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Vet Dermatol. 2006 Apr;17(2):134-40.

An evaluation of the clinical, cytological, infectious and histopathological features of feline acne.

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1
Dermatology Clinic for Animals, Gilbert, Arizona, USA. ejazic1278@sbcglobal.net

Abstract

Clinical, cytological, microbial and histopathological features of feline acne were investigated in 22 cats referred or volunteered to a veterinary dermatology practice in the south-west region of the USA. For comparison, same parameters were evaluated in five unaffected pet cats. Additionally, all cats were evaluated by immunohistochemistry (IHC) for the presence of feline calicivirus (FCV) and feline herpes virus (FHV-1) in acne lesions. The age of onset of acne in affected cats ranged from 6 months to 14 years with a median of 4 years. The most common dermatologic lesions were comedones (73%), alopecia (68%), crusts (55%), papules (45%) and erythema (41%). Pruritus was reported in 35% of the affected cats. Cytological evidence of Malassezia pachydermatitis was present on 4/22 (18%) of affected cats. Microsporum canis was isolated from a single affected cat. Bacteria were isolated from 10 of the 22 (45%) affected cats; coagulase-positive staphylococci and alpha-haemolytic streptococci were most common. Histopathological features included lymphoplasmacytic periductal inflammation (86%), sebaceous gland duct dilatation (73%), follicular keratosis with plugging and dilatation (59%), epitrichial gland occlusion and dilatation (32%), folliculitis (27%), pyogranulomatous sebaceous adenitis (23%) and furunculosis (23%). In one affected cat from a household with five cats, simultaneously having feline acne, FCV antigen was detected in the biopsy of the chin by IHC. Chin tissue samples from all other affected cats, as well as the five healthy cats, were negative by IHC for FCV and FHV-1 antigens.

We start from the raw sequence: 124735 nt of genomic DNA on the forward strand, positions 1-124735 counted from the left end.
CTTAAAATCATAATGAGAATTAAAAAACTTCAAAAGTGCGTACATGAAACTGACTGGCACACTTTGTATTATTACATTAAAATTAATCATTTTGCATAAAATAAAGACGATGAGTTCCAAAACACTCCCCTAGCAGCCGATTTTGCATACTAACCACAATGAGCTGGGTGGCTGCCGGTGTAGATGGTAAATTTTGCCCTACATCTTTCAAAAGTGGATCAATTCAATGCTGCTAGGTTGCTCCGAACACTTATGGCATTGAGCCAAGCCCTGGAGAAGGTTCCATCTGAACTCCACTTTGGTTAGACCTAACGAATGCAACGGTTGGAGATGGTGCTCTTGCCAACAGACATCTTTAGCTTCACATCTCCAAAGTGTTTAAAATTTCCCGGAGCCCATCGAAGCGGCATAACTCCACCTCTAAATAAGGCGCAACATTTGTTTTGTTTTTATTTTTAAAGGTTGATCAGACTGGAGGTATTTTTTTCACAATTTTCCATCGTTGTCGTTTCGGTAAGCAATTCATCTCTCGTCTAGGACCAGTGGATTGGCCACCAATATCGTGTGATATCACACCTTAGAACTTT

[Indexed for MEDLINE]

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